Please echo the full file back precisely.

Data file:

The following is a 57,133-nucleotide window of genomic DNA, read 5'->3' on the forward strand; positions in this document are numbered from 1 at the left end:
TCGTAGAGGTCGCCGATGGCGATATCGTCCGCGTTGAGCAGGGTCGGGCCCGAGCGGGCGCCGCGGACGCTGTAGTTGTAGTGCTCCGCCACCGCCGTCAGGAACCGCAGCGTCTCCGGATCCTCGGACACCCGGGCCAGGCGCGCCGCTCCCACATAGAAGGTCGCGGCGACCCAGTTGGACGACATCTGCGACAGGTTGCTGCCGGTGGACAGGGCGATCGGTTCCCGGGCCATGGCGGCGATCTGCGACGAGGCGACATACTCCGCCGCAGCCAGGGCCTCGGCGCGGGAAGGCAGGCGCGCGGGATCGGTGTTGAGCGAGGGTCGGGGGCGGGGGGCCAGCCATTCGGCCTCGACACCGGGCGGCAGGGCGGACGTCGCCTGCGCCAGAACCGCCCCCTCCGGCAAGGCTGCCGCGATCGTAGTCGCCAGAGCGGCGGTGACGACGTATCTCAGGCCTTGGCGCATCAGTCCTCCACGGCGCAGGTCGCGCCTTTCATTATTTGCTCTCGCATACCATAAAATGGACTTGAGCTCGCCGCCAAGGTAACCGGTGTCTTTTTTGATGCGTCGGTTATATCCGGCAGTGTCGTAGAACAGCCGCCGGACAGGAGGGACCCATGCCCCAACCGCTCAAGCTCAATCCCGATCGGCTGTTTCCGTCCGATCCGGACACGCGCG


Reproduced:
The following is a 57,133-nucleotide window of genomic DNA, read 5'->3' on the forward strand; positions in this document are numbered from 1 at the left end:
TCGTAGAGGTCGCCGATGGCGATATCGTCCGCGTTGAGCAGGGTCGGGCCCGAGCGGGCGCCGCGGACGCTGTAGTTGTAGTGCTCCGCCACCGCCGTCAGGAACCGCAGCGTCTCCGGATCCTCGGACACCCGGGCCAGGCGCGCCGCTCCCACATAGAAGGTCGCGGCGACCCAGTTGGACGACATCTGCGACAGGTTGCTGCCGGTGGACAGGGCGATCGGTTCCCGGGCCATGGCGGCGATCTGCGACGAGGCGACATACTCCGCCGCAGCCAGGGCCTCGGCGCGGGAAGGCAGGCGCGCGGGATCGGTGTTGAGCGAGGGTCGGGGGCGGGGGGCCAGCCATTCGGCCTCGACACCGGGCGGCAGGGCGGACGTCGCCTGCGCCAGAACCGCCCCCTCCGGCAAGGCTGCCGCGATCGTAGTCGCCAGAGCGGCGGTGACGACGTATCTCAGGCCTTGGCGCATCAGTCCTCCACGGCGCAGGTCGCGCCTTTCATTATTTGCTCTCGCATACCATAAAATGGACTTGAGCTCGCCGCCAAGGTAACCGGTGTCTTTTTTGATGCGTCGGTTATATCCGGCAGTGTCGTAGAACAGCCGCCGGACAGGAGGGACCCATGCCCCAACCGCTCAAGCTCAATCCCGATCGGCTGTTTCCGTCCGATCCGGACACGCGCG